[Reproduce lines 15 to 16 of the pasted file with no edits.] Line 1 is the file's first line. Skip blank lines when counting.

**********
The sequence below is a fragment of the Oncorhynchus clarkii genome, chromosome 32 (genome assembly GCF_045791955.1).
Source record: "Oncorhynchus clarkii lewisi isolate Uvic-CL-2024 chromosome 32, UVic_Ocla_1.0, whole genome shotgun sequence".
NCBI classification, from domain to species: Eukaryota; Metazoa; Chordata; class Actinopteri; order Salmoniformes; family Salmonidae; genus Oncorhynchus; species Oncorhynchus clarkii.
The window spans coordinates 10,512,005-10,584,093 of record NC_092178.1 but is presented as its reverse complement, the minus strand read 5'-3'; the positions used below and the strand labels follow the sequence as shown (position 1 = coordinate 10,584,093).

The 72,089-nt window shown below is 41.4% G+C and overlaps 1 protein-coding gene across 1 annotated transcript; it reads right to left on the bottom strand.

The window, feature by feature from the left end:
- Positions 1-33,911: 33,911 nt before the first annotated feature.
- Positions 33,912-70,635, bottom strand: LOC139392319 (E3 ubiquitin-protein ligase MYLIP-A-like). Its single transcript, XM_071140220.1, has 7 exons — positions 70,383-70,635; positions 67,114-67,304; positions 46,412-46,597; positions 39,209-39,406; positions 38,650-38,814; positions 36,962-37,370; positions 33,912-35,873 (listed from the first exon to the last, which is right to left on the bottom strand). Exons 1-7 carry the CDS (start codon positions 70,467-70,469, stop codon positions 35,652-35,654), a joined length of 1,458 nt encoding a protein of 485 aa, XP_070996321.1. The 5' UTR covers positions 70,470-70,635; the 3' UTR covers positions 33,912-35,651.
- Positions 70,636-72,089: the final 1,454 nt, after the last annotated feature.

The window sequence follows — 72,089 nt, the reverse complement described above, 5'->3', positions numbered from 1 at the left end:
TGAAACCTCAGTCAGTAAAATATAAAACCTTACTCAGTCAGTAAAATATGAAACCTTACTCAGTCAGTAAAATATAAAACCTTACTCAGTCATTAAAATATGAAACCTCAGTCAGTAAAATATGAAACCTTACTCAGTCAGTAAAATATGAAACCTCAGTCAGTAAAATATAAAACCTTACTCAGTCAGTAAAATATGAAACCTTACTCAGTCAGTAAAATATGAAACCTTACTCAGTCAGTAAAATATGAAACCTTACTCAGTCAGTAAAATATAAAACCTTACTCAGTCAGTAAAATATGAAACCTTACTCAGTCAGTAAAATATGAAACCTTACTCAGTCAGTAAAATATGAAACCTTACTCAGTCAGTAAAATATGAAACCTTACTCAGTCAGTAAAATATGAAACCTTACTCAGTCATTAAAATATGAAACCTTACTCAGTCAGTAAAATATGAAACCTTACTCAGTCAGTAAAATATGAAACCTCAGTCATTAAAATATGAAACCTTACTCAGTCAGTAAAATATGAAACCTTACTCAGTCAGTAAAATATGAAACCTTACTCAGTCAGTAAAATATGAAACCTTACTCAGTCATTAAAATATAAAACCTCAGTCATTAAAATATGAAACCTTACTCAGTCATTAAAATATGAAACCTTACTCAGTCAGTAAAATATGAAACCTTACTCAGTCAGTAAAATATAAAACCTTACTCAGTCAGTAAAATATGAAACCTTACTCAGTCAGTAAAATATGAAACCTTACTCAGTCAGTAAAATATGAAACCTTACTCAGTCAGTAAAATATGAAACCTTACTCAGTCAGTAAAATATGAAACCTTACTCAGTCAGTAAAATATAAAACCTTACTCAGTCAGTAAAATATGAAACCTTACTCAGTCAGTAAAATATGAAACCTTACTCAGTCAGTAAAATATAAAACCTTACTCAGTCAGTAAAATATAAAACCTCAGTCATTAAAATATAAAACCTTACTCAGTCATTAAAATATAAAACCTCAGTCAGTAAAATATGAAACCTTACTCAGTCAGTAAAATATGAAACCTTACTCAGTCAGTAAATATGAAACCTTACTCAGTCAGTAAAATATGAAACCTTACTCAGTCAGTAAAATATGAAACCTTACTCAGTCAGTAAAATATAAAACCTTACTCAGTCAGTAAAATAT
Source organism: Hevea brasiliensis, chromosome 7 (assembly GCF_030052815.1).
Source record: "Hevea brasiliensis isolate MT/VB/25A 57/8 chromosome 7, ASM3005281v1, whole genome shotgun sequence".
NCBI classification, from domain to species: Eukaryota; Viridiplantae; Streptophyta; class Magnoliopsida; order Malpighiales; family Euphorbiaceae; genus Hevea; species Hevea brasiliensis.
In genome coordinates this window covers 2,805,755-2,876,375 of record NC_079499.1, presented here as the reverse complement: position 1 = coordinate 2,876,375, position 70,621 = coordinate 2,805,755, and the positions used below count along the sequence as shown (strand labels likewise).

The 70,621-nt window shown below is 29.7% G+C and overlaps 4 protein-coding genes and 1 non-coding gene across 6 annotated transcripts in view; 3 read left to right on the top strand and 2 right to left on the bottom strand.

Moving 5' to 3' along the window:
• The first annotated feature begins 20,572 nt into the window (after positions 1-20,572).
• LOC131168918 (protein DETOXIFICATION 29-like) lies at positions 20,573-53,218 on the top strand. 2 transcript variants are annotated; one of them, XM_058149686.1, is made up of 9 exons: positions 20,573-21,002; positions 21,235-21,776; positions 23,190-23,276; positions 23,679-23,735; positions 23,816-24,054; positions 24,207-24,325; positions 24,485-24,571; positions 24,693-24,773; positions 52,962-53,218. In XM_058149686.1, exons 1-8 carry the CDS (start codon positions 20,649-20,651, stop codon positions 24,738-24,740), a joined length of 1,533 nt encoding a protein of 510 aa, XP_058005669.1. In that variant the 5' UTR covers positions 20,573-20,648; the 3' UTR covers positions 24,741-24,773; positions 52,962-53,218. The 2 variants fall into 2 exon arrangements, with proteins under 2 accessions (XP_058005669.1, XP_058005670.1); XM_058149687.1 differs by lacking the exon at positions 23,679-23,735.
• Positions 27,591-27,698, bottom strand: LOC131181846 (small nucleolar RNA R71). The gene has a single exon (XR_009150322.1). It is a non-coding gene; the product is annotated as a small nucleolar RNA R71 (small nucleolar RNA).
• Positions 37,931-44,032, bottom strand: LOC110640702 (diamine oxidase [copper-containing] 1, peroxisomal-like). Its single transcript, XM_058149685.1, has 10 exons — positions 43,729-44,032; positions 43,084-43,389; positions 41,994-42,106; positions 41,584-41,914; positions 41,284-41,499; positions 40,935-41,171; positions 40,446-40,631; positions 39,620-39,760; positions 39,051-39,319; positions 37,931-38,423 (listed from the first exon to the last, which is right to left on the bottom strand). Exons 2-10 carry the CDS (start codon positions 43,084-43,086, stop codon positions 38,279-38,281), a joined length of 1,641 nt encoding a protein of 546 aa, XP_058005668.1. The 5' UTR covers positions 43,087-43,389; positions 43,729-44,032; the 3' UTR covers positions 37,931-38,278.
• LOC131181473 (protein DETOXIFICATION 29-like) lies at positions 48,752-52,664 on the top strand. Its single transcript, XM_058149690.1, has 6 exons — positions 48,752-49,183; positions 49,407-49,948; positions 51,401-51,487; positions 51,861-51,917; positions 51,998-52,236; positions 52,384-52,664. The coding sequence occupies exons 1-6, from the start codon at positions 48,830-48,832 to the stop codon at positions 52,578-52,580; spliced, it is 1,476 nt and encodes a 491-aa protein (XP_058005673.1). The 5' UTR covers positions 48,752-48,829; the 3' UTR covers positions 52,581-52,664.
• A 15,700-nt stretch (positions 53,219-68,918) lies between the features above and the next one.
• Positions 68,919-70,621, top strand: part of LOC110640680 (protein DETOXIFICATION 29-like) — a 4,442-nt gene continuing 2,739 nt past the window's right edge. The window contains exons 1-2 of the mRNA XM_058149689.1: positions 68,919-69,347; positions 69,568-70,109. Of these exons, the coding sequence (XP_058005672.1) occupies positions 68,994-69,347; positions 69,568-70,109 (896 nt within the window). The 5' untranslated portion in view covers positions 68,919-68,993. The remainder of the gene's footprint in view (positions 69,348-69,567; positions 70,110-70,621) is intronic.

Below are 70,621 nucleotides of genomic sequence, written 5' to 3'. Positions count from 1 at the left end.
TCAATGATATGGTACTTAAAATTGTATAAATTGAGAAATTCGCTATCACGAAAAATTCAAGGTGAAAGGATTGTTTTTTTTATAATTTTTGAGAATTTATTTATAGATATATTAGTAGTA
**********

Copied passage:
In genome coordinates this window covers 2,805,755-2,876,375 of record NC_079499.1, presented here as the reverse complement: position 1 = coordinate 2,876,375, position 70,621 = coordinate 2,805,755, and the positions used below count along the sequence as shown (strand labels likewise).

The 70,621-nt window shown below is 29.7% G+C and overlaps 4 protein-coding genes and 1 non-coding gene across 6 annotated transcripts in view; 3 read left to right on the top strand and 2 right to left on the bottom strand.